Since the election, Jones has drawn some criticism from the left for his push to “bridge divides” with folks on the right, particularly those who voted for Donald Trump. As a proud progressive who worked in the Obama administration and famously dubbed Trump’s election a “whitelash” against changing demographics, Jones caused some brows to furrow when his CNN show, “The Messy Truth,” which launched in December, had him visiting Trump supporters to listen to their struggles.
Liter of Light, a project of the Philippines-based nonprofit MyShelter Foundation, provides light to poor households around the world with limited or no access to electricity ― by collecting plastic bottles, filling them with water and bleach, and sticking them into roofs. The bleach-filled bottles then refract the light from outdoors into the house, lighting up much like a lightbulb.
The School for Justice, launched in April by Dutch anti-trafficking group Free a Girl, provides funding and other support to women who have escaped underage sex trafficking, so they can prepare for university and earn bachelor’s degrees in law. The School for Justice’s inaugural class kicked off in April with 19 young women. Four were accepted to university and will start this month, Hölsken told HuffPost. The other 15 will study for another year or so before applying.
Muck Rack makes it simple to find people, tweets, or articles that mention any name, keyword, company, hashtag etc. We've compiled this guide to help you make the most of your search.
Selecting a term
Start searching tweets, articles from media outlets, articles mentioned in tweets, journalists'
names, titles and bios with some suggested searches:
Companies or Topics (e.g. iPhone, Microsoft)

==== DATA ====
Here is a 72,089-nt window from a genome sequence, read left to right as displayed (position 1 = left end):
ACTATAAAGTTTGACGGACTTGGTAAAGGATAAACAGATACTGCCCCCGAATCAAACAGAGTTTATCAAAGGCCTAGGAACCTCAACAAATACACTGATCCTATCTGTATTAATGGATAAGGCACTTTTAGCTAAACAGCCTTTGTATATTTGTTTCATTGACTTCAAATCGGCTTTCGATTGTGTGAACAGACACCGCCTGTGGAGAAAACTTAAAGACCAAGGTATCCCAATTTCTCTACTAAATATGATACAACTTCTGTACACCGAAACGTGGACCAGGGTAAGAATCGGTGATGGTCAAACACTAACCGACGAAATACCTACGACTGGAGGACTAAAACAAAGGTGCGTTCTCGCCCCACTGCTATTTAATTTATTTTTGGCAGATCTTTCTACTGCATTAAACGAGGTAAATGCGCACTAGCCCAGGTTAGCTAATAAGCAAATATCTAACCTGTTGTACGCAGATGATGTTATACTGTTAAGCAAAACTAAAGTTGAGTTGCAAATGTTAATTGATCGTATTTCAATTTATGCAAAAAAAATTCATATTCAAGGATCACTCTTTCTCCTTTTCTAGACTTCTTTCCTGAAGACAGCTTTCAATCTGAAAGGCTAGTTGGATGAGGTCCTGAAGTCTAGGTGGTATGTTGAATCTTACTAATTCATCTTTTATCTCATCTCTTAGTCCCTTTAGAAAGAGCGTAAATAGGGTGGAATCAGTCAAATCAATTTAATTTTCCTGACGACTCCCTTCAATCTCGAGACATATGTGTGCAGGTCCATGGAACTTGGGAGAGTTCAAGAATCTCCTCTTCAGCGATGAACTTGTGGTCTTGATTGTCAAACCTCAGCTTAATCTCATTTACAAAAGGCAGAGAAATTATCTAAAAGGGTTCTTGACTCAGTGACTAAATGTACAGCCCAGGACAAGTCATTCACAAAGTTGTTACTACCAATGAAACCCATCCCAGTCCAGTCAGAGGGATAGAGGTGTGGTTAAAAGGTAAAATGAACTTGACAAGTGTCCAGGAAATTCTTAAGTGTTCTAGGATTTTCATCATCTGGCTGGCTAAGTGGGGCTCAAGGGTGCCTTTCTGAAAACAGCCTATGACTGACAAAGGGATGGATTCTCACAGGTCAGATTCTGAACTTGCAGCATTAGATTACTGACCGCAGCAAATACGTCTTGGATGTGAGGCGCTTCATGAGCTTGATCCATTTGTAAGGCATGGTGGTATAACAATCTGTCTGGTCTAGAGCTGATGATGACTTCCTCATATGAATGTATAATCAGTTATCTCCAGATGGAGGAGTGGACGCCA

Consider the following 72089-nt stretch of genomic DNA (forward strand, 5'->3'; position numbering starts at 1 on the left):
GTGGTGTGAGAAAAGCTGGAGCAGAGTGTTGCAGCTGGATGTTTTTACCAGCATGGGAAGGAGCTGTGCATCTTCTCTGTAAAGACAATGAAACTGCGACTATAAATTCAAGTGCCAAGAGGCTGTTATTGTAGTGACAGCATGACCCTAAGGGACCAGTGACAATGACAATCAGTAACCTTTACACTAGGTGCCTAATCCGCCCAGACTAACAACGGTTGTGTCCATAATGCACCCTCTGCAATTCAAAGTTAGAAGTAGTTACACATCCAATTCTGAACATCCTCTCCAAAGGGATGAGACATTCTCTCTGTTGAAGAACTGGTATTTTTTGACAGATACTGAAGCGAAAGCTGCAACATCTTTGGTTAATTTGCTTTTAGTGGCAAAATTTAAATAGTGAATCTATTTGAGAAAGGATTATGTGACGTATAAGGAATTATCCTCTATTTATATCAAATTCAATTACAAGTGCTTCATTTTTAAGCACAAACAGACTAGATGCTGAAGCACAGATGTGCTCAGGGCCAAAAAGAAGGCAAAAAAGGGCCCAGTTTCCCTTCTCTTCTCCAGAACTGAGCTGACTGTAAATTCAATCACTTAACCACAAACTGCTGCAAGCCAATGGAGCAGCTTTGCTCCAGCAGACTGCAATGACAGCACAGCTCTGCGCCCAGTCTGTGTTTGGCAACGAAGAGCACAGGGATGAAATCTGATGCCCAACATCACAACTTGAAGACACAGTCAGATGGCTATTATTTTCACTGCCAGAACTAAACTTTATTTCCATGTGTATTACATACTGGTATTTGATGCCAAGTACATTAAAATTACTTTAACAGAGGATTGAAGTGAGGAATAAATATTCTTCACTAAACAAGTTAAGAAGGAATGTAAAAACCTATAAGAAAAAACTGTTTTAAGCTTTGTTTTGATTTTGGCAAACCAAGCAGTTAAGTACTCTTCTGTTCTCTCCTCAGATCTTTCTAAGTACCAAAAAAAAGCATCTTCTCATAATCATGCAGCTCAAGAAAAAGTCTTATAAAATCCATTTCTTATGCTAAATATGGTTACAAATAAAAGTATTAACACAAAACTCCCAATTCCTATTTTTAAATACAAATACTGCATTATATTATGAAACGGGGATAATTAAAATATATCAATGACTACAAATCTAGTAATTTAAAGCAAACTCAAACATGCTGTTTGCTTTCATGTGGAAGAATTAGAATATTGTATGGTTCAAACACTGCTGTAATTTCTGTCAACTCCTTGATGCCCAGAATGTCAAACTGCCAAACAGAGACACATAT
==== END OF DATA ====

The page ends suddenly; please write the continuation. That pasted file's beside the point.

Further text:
Phrases (e.g. "cloud computing") — use quotes to keep the terms together
Twitter handles (e.g. @username) — returns those who have mentioned or replied to
Names (e.g. "David Pogue")
Hashtags (e.g. #sxsw, #london2012)
Bio details (e.g. vegan, Olympics, father)
Muck Rack's Advanced Search allows for many boolean operators.
Find results that mention multiple specified terms, use AND or
+. For example, ensure each result contains both Elon Musk and Mark Zuckerberg by
searching Obama AND Romney or Obama + Romney.
Use the operators OR or , to broaden your search when you'd like either of
multiple terms to appear in results. (This is the default behavior of our search when no operators
are used.) For example, search for democrat OR republican to find results that refer to
Democrats and/or Republicans.
Use NOT or - to subtract results from your search. For
example, searching Disney will yield results about the Walt Disney Company as well as Walt Disney
World Resort. To exclude mentions of Disney World, search for Disney -World or Disney
When using one of these operators with a phrase, enclose it in quotation marks. For example, you can
find results about smartphones excluding Apple's iPhone 4S by searching smartphone -"iPhone
Exact case matching or punctuation
If you're searching for a brand name or keyword that relies on specific punctuation marks or capitalization, you can
find results that match your exact query by adding matchcase: before the keyword you're searching for, like matchcase:E*TRADE .
Use parentheses to separate multiple
boolean phrases. For example, to find journalists talking about having fun in Disney World or
Disneyland, search for ("disney world" OR disneyland) AND fun.
An asterisk can be used to search for any variation of a root word truncated by the asterisk. For example, searching for admin* will return results for administrator, administration, administer, administered, etc.
A near operator is an AND operator where you can control the distance between the words. You can vary the distance the near operation uses by adding a forward slash and number (between 0-99) such as strawberries NEAR/10 "whipped cream", which means the strawberries must exist within 10 words of "whipped cream".